The Chicago Teachers Union has entered into day two of its strike and officials say they are not close to a deal with the Chicago Public Schools, despite city Board of Education President David Vitale having claimed otherwise.
“The Chicago Teachers Union has 49 Articles in its contract, to date, we have only signed off on six of them,” said CTU spokeswoman Stephanie Gadlin in a press release. “The Chicago Public Schools has made proposals to change nearly every article. It is not accurate to say both sides are extremely close—this is misinformation on behalf of the Board and Mayor Emanuel. We have a considerable way to go. This is a fact they cannot deny."
Negotiations between the two parties began this morning at 9:30 a.m. with the union reporting that today's talks are covering teacher evaluations, which Mayor Rahm Emanuel cites as one of the two remaining issues that need to be resolved despite CTU's claim that several line items still need to be addressed. CTU is not happy with a plan that would base 25 percent of a teacher's evaulation on student performance and test scores. The plan is set to start this year for some 300 CPS schools and is based off a state law passed in 2010, which requires student performance to be part of teacher evaluations by the 2016-17 school year. (The legislature, according to some education experts, was at least partly lured into passing the law by the potential to receive millions in federal Race To The Top funding, which PI will cover in more depth later today.) The deadine for the evaluation system to begin was moved up in Chicago to this academic year, which CTU argues was done unfairly.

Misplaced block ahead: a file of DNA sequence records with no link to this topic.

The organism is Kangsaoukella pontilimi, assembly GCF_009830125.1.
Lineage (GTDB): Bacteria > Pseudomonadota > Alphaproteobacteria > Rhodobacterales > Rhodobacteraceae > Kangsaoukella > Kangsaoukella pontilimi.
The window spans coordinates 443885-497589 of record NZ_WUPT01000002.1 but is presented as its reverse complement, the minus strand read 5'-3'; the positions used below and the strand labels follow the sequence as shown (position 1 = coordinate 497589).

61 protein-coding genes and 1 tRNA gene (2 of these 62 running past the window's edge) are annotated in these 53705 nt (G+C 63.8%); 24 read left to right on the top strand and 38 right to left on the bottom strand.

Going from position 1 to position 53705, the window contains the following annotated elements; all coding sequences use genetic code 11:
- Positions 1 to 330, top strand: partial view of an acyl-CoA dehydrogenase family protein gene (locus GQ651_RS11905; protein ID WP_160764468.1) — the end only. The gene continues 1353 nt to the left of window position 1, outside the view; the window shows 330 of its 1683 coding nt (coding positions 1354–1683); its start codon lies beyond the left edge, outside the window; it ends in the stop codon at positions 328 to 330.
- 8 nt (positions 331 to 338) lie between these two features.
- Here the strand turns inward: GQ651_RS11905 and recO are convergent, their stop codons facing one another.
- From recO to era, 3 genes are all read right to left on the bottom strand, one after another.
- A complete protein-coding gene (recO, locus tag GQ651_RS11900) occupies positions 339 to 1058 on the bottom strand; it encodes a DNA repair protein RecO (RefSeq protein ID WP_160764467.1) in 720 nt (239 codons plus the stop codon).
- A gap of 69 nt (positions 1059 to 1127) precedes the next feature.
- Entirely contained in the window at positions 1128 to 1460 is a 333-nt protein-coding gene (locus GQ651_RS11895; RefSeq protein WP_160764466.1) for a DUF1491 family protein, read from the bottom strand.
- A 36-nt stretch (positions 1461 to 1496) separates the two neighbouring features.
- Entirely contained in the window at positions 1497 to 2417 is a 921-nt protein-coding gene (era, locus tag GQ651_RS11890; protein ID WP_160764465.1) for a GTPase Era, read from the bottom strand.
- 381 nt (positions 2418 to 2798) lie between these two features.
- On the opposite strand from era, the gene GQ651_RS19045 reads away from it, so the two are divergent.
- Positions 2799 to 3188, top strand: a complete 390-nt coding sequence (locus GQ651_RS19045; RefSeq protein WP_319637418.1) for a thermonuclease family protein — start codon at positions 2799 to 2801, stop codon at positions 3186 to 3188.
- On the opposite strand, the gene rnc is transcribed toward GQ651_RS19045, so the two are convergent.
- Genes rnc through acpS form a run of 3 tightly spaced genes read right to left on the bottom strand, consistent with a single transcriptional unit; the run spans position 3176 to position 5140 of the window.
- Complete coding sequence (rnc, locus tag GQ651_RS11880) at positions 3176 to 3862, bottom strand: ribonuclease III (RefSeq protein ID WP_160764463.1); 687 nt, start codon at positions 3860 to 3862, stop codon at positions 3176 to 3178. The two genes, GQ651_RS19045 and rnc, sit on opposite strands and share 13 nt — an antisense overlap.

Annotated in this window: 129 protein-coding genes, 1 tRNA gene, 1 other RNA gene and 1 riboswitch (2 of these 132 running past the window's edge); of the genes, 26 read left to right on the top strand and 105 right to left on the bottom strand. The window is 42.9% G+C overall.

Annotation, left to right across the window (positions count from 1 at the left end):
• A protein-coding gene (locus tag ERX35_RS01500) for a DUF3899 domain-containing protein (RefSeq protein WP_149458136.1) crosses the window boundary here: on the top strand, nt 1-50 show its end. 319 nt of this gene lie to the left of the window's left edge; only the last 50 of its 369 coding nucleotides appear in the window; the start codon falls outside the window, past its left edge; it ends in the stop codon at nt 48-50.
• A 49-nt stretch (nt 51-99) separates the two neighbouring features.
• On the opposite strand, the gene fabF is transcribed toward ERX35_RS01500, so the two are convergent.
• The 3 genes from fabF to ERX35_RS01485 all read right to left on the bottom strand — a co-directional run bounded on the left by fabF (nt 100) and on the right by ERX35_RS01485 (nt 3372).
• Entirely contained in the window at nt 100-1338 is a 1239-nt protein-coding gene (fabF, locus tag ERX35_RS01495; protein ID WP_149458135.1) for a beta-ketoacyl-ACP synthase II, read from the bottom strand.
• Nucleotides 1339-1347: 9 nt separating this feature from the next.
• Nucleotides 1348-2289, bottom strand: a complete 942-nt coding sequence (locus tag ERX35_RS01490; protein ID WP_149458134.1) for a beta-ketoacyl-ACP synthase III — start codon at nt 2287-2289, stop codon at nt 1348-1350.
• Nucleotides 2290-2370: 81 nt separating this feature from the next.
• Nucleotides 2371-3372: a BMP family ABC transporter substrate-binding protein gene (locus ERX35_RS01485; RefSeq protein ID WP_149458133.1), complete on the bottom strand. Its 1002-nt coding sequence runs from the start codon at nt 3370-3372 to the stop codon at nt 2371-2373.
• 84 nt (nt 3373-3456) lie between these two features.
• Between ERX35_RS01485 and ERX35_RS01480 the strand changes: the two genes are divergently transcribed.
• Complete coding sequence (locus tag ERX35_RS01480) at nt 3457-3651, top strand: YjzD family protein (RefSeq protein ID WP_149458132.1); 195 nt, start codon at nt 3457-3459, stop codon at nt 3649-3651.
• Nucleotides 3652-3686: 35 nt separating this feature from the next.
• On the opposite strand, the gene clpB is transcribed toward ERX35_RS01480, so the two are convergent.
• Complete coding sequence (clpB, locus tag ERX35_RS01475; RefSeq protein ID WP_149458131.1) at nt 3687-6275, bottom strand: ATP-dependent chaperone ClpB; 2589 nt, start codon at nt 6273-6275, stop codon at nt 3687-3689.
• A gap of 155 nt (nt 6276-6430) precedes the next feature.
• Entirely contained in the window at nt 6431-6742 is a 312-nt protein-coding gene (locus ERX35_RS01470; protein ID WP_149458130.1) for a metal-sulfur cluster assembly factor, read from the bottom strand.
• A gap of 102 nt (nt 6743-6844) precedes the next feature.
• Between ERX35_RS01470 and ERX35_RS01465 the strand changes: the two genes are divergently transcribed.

"CTU believes the plan CPS imposed upon us in March was illegal,” Gadlin argues. “They do not have the right to impose any change while negotiations are ongoing. We believe there are many aspects of their evaluation plan that must be bargained. That is why we have charges pending before the Illinois Education Labor Relations Board (IELRB). The Performance Evaluation Reform Act of 2010 allowed the Board to unilaterally implement their plan after a 90-day period of negotiations has ended. Negotiations have not ended and there is no contract in place."
Though the union agreed to have 25 percent of teacher evaluations be based on student performance, which is much less than the district's original proposal of 45 percent, the timeline and application of the standards remains a bone of contention between the union and CPS. CTU argues that as many as 6,000 teachers could lose their jobs under the new evaluation plan, which, they say, does not take other important factors into consideration, like poverty, students' homelife environments, and violence. According to the Huffington Post, the city appears dubious of CTU's figure for potential job losses, with the mayor adding that no jobs would be lost during the first year of the evaluation process in order to account for any potential implementation hiccups.
IERLB is set to hear the issue in Springfield on September 24 in order to determine whether to issue an injunction against CPS for the evaluation changes.
Meanwhile, CTU appears ready to strike for as long as they deem necessary.
"Teachers, paraprofessionals, and school clinicians are prepared to walk the line as long as it takes," said Gadlin. "We are fighting for our students; we are fighting for education justice. We remain optimistic. Our fight is over fair compensation, working conditions and resources for our students. In Illinois, unions have the right to strike and it is a right that our citizens have protected over the years.”
As for CPS, although attendance at the Children First contingency plan sites has reportedly been low, the district added three additional locations today, they say, in response to parental feedback. Those locations include Englewood's Harper High School, Caldwell Elementary School in Stony Island Park, and Hirsch High School located in the Grand Crossing neighborhood. The Chicago Park District, Safe Haven sites, and some non-profits are also working with the district to house children during the strike, while local community groups are offering parents their own alternatives to the Children First sites.
UPDATE 1 (6:42 p.m.): CTU President Karen Lewis told reporters that the strike appears to be headed into a third day as the union and CPS remain "miles apart" on the issue of teacher evaluations, which has been a main topic in today's talks. Check back with Progress Illinois for ongoing coverage of today's actions and the CTU strike.